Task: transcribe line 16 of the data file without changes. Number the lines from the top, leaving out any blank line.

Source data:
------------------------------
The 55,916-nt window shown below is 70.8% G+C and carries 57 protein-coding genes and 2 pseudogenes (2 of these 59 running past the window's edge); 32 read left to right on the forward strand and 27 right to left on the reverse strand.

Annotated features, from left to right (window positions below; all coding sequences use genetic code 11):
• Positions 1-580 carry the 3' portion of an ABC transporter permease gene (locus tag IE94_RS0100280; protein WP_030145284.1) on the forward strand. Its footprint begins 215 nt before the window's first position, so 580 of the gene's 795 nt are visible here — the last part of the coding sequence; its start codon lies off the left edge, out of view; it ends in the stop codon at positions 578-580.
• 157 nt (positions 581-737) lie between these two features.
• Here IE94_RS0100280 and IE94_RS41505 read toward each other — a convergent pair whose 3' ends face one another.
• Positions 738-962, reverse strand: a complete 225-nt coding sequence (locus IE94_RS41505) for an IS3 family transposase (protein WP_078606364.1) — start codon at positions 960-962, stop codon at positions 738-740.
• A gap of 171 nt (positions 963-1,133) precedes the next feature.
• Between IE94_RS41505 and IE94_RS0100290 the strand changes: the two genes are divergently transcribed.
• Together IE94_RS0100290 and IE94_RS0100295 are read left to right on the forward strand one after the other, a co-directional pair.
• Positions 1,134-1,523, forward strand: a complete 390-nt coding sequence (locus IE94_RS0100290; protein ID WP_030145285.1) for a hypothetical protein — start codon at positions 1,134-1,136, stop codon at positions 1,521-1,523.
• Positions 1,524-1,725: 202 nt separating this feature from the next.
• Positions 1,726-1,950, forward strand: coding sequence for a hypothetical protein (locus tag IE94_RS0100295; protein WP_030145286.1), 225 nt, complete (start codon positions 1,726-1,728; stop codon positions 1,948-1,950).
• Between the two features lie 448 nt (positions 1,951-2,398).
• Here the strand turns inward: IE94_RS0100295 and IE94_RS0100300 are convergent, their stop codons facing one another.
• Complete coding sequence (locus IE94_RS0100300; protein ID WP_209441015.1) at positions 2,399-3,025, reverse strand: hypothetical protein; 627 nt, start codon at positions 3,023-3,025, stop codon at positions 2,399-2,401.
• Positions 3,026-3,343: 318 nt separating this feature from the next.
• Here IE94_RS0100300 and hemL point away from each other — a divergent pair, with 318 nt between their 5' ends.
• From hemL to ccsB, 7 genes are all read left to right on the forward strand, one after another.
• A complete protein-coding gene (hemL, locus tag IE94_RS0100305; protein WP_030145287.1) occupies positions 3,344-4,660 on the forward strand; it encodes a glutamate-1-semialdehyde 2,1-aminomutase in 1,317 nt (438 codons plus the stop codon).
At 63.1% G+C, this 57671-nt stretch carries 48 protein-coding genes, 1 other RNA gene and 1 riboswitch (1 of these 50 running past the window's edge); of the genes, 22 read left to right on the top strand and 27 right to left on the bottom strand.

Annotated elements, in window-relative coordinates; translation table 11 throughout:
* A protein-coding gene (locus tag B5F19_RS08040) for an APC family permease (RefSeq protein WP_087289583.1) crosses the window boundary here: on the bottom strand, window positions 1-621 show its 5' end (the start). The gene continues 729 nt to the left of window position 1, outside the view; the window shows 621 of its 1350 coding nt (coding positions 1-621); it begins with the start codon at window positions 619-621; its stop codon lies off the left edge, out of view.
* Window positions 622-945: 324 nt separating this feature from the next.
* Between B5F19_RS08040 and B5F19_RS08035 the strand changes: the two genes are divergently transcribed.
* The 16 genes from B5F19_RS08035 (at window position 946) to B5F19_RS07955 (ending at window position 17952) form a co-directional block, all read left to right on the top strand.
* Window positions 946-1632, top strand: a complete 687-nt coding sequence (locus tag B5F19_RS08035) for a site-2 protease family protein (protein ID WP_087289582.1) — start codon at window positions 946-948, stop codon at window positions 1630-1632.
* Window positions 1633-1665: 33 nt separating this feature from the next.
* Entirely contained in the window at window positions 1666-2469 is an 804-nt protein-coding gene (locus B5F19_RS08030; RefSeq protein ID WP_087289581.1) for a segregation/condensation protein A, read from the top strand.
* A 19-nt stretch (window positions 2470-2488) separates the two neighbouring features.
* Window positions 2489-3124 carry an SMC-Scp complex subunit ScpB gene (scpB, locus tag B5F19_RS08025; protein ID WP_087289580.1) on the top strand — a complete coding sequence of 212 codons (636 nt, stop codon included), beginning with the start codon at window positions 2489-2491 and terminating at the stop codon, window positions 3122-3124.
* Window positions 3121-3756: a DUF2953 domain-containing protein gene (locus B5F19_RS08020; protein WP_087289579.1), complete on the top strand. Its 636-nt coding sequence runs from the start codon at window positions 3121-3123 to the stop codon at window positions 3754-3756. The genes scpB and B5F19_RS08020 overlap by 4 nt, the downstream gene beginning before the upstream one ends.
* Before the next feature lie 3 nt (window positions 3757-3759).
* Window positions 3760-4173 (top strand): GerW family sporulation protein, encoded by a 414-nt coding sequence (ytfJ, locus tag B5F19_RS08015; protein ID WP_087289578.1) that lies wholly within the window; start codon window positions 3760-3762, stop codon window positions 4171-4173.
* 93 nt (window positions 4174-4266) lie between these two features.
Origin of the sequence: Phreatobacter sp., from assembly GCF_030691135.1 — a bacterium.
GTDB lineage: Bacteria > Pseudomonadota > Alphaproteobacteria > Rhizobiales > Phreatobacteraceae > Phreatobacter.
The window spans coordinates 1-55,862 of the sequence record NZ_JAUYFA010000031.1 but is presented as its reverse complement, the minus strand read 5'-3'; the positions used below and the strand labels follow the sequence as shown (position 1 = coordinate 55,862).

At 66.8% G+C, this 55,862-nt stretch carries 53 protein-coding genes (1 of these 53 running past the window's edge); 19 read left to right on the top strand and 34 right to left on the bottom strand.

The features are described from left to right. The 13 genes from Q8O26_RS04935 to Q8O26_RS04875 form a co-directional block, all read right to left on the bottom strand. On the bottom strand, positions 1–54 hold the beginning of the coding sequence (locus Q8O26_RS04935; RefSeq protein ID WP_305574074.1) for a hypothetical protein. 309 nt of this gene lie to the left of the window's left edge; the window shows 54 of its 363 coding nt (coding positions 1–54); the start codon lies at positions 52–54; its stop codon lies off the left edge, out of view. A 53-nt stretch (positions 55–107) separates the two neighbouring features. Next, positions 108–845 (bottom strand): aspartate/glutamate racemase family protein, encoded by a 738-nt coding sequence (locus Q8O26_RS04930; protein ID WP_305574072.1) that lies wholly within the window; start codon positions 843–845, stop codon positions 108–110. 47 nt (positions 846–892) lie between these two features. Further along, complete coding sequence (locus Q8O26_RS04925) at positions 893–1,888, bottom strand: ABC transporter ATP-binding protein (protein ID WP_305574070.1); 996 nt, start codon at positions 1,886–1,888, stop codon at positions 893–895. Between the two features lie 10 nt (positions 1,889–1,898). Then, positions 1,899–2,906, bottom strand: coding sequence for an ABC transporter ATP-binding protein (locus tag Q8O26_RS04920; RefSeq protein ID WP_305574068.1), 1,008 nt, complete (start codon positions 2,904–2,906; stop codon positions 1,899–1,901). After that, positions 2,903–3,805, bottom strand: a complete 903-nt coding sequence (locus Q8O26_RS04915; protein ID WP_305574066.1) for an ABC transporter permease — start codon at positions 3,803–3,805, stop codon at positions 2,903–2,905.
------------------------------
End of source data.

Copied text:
• Positions 3,026-3,343: 318 nt separating this feature from the next.